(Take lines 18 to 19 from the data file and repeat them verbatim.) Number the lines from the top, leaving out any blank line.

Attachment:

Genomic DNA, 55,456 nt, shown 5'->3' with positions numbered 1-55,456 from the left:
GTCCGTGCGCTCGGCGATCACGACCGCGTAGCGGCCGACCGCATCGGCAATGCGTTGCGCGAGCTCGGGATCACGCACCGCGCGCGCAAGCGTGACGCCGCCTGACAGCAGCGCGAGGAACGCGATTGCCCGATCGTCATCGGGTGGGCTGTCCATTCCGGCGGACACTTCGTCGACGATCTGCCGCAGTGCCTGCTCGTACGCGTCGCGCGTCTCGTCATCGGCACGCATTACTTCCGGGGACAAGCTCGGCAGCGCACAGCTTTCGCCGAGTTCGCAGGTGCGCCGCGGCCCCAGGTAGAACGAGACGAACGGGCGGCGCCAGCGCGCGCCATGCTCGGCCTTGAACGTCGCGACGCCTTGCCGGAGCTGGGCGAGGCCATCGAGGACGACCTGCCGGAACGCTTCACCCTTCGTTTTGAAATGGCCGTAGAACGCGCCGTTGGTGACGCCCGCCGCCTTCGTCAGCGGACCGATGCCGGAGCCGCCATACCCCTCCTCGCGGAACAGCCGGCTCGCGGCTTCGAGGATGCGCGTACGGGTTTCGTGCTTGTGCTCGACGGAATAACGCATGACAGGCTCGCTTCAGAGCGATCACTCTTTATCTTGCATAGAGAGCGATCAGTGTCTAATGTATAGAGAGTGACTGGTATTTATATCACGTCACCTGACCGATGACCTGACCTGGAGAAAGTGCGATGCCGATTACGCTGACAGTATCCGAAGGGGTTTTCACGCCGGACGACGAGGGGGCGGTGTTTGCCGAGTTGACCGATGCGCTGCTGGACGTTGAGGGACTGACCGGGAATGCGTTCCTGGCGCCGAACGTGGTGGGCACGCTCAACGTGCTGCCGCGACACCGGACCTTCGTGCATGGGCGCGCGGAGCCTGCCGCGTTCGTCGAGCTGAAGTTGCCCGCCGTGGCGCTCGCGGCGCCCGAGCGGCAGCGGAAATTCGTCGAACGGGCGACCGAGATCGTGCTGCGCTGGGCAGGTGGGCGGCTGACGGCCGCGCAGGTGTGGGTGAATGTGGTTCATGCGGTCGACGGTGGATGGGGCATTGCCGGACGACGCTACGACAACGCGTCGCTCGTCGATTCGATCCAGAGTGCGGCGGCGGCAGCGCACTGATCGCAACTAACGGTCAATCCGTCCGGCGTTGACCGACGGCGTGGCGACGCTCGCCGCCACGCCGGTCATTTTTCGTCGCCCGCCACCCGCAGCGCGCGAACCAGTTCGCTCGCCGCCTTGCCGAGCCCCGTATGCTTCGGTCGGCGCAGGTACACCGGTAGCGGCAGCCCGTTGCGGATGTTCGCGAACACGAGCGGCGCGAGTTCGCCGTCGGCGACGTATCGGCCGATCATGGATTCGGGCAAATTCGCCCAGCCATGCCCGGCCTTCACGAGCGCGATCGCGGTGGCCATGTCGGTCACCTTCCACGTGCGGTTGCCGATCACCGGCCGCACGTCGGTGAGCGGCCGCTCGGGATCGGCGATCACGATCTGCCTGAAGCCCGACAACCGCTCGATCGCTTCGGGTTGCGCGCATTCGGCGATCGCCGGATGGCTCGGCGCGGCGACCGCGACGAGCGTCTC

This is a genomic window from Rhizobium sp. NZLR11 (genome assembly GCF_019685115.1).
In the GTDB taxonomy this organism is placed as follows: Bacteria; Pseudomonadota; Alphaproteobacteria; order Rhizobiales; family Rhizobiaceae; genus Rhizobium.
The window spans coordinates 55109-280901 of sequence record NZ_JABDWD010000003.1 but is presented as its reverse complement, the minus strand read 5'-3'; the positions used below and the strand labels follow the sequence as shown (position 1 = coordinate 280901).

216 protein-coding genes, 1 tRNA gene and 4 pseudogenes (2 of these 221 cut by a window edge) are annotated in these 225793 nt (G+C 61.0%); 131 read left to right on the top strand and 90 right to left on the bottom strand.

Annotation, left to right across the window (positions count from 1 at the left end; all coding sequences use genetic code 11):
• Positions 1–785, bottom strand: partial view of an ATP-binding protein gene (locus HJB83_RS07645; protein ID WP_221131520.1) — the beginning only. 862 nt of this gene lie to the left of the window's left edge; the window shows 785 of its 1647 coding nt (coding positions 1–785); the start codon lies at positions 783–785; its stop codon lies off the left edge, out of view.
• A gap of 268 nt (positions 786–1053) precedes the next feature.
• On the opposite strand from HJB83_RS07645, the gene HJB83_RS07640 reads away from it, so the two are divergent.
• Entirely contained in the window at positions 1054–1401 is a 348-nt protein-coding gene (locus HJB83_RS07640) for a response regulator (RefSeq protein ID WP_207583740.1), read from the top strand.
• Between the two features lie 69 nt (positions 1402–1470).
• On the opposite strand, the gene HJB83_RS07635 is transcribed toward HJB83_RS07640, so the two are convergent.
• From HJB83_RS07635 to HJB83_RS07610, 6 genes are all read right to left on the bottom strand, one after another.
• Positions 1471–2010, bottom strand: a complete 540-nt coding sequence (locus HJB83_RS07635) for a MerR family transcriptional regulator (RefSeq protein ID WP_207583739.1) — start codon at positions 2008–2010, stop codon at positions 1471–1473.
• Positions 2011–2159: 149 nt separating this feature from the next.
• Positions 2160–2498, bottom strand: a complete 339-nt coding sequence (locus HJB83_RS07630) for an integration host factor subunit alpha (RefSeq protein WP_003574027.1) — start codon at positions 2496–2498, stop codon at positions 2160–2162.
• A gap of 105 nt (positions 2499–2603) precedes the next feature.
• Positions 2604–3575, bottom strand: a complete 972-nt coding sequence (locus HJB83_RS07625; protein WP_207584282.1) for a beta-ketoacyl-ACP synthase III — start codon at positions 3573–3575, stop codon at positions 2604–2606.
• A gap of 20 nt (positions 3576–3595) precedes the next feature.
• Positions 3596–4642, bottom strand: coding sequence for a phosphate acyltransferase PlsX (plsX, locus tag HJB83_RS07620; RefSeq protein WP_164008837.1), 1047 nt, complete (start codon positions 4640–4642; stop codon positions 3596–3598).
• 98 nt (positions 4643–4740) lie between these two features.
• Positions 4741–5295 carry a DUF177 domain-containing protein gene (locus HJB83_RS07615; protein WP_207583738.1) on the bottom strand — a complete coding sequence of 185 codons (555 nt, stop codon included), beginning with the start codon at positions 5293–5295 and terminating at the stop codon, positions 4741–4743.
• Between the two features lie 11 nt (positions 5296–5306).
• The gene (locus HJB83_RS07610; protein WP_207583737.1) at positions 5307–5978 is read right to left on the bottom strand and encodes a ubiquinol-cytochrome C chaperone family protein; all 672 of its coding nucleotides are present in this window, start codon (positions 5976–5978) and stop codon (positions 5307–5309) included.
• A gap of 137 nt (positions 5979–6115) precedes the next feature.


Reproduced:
• A gap of 105 nt (positions 2499–2603) precedes the next feature.
• Positions 2604–3575, bottom strand: a complete 972-nt coding sequence (locus HJB83_RS07625; protein WP_207584282.1) for a beta-ketoacyl-ACP synthase III — start codon at positions 3573–3575, stop codon at positions 2604–2606.